We’ve had a few-week hiatus from new posts and wanted to return with a summary of some of the key news from the month of May. We hope that this will help you catch up on items of particular interest. Also, you can follow us on Twitter @openfilesite
In Massachusetts, the Board of Bar Overseers has recommended that Cape and Islands prosecutor Laura Marshard be suspended for one month for her ethical violations. The full board’s recommendation is harsher than an earlier committee’s suggestion that she simply face a public reprimand. For context on this recommendation, you can see our previous coverage of this rare instance in which a state bar is pursuing discipline against a sitting prosecutor: in May of 2017 and in December of 2017.
In Nevada, the prosecutorial landscape in Las Vegas is getting more interesting by the day. About a week ago, an excellent story was published in The Appeal (a recently launched publication formerly called In Justice Today) documenting the Clark County District Attorney’s office’s record of ignoring discovery rules. The DA, Steve Wolfson, also faces scrutiny for other reasons: a story broke this year about his decision to quietly spare one of his aides from serious felony charges though she stole some $42,000 from his campaign several years ago. On cue, a longtime defense attorney named Rob Langford has filed papers to run against the incumbent. This is a race worth watching.
Meanwhile, in Louisiana, the Caddo Parish District Attorney’s office agreed to a plea that freed Corey Williams from Louisiana State Penitentiary, where he spent 20 years though prosecutors had withheld evidence pointing to his innocence for nearly that entire time. We had covered his story several times over the years. In 2015, we brought attention to the case when the pile of exculpatory evidence the State suppressed finally came to light but the state courts denied him relief. We also covered his defense team’s cert petition to the U.S. Supreme Court in April this year—a petition the State avoided responding to by reaching the deal to release Mr. Williams. While Mr. Williams’s freedom is deserved, in making a deal, the State managed to avoid the Brady slap-down it so richly deserves.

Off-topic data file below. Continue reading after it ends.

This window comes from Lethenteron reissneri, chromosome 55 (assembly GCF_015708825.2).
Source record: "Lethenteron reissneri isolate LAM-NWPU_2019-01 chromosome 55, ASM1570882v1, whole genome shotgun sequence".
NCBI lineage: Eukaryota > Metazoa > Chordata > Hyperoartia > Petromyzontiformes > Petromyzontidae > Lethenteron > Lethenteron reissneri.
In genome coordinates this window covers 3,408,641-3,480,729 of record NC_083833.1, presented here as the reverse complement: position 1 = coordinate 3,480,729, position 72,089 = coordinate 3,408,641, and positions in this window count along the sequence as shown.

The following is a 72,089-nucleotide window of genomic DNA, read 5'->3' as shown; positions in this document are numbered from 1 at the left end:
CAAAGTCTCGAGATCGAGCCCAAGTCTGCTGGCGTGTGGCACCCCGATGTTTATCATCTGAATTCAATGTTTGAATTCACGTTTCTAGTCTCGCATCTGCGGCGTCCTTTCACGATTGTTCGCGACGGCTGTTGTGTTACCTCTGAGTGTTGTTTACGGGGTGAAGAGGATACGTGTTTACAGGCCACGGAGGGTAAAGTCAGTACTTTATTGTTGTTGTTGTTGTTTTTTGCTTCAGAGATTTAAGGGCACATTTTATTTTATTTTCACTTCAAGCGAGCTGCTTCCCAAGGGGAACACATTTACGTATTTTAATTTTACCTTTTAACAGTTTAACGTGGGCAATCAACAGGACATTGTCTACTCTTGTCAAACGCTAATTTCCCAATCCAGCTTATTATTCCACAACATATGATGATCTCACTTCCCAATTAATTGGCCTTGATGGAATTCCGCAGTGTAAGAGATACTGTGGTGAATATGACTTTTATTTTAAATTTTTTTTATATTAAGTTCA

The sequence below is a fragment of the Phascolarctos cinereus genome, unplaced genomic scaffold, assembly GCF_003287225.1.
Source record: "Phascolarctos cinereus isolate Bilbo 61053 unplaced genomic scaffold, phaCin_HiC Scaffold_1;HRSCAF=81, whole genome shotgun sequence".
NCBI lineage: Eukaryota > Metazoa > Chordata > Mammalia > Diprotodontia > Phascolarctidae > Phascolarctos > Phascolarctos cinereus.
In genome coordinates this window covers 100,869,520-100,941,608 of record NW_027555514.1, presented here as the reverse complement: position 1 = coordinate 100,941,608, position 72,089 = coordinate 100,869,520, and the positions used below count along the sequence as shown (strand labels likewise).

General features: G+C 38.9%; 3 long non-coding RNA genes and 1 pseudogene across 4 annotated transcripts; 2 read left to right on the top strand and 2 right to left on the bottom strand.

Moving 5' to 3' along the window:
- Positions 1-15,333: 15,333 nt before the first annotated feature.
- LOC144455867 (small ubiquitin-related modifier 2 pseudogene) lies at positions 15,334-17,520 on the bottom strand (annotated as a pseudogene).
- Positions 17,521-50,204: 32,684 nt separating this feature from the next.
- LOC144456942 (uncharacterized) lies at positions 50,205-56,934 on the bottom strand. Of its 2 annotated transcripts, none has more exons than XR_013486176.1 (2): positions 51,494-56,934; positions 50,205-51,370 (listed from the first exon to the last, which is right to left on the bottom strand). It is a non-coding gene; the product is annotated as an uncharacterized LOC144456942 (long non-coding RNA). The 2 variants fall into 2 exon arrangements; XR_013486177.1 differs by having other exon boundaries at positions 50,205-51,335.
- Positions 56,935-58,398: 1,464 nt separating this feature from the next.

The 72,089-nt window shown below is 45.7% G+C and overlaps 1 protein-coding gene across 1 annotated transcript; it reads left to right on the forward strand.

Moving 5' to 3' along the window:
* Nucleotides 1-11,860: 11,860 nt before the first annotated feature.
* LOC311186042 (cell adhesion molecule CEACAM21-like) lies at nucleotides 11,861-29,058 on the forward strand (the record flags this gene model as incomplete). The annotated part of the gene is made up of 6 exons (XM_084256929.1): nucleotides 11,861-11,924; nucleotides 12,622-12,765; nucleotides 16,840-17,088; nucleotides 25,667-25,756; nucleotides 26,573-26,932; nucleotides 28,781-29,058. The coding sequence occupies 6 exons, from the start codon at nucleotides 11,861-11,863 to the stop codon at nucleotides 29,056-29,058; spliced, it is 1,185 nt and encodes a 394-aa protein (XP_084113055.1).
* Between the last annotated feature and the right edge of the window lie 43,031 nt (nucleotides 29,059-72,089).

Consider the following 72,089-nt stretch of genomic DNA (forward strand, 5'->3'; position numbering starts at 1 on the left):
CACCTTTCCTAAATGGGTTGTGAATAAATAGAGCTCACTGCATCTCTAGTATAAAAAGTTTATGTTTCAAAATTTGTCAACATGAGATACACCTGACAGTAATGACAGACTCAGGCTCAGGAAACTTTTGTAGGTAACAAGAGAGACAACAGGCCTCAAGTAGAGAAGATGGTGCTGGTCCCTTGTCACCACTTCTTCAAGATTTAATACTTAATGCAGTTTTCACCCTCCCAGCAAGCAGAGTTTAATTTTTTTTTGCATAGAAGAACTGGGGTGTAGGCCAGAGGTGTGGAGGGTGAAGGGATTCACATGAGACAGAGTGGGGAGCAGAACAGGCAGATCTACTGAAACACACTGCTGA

The Nebraska Supreme Court recently did what courts seem to do so well: acknowledged a high-profile prosecutor went too far, but failed to provide the defendant any remedy for the State’s misconduct. But, so it goes, as many studies have shown that the vast majority of cases infected by prosecutorial misconduct result in nothing more than a finding unaccompanied by a punishment, remedy to the defendant, or professional discipline against the responsible lawyer.
Lastly, in a case of continued interest, the chief judge of the D.C. Superior Court found that prosecutors withheld exculpatory information in the J20 prosecution against six Inauguration Day protesters. The Assistant US Attorney responsible for the suppression, Jennifer Kerkhoff, also lied directly to the judge, claiming earlier that the only video edits were done to conceal the identities of certain individuals. In reality, the edits cut out evidence indicating that the defendants lacked knowledge the State claims they had about critical aspects of the protests.